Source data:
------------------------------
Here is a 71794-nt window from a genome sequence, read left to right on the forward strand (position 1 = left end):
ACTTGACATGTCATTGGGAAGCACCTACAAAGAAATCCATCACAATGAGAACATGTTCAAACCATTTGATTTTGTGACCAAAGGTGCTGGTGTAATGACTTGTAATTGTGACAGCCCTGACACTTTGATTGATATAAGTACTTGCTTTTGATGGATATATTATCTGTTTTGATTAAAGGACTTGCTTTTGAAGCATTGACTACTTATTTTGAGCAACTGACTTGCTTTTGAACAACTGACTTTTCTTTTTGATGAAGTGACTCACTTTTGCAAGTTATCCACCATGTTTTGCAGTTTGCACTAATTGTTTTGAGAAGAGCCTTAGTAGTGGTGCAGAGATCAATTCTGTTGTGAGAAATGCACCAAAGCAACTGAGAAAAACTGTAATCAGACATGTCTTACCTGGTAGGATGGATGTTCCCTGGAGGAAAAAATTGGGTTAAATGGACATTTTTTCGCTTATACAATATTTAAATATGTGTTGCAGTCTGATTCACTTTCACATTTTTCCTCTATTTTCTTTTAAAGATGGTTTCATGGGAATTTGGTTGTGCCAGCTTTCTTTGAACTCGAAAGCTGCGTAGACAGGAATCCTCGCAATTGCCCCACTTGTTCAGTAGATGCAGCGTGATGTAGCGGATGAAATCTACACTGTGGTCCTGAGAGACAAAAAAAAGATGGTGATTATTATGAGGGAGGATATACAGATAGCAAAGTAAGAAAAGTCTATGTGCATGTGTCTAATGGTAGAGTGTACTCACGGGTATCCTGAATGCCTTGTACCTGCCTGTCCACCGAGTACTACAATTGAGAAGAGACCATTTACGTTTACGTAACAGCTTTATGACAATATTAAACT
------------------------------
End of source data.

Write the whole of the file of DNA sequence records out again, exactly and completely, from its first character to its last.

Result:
Here is a 71794-nt window from a genome sequence, read left to right on the forward strand (position 1 = left end):
ACTTGACATGTCATTGGGAAGCACCTACAAAGAAATCCATCACAATGAGAACATGTTCAAACCATTTGATTTTGTGACCAAAGGTGCTGGTGTAATGACTTGTAATTGTGACAGCCCTGACACTTTGATTGATATAAGTACTTGCTTTTGATGGATATATTATCTGTTTTGATTAAAGGACTTGCTTTTGAAGCATTGACTACTTATTTTGAGCAACTGACTTGCTTTTGAACAACTGACTTTTCTTTTTGATGAAGTGACTCACTTTTGCAAGTTATCCACCATGTTTTGCAGTTTGCACTAATTGTTTTGAGAAGAGCCTTAGTAGTGGTGCAGAGATCAATTCTGTTGTGAGAAATGCACCAAAGCAACTGAGAAAAACTGTAATCAGACATGTCTTACCTGGTAGGATGGATGTTCCCTGGAGGAAAAAATTGGGTTAAATGGACATTTTTTCGCTTATACAATATTTAAATATGTGTTGCAGTCTGATTCACTTTCACATTTTTCCTCTATTTTCTTTTAAAGATGGTTTCATGGGAATTTGGTTGTGCCAGCTTTCTTTGAACTCGAAAGCTGCGTAGACAGGAATCCTCGCAATTGCCCCACTTGTTCAGTAGATGCAGCGTGATGTAGCGGATGAAATCTACACTGTGGTCCTGAGAGACAAAAAAAAGATGGTGATTATTATGAGGGAGGATATACAGATAGCAAAGTAAGAAAAGTCTATGTGCATGTGTCTAATGGTAGAGTGTACTCACGGGTATCCTGAATGCCTTGTACCTGCCTGTCCACCGAGTACTACAATTGAGAAGAGACCATTTACGTTTACGTAACAGCTTTATGACAATATTAAACT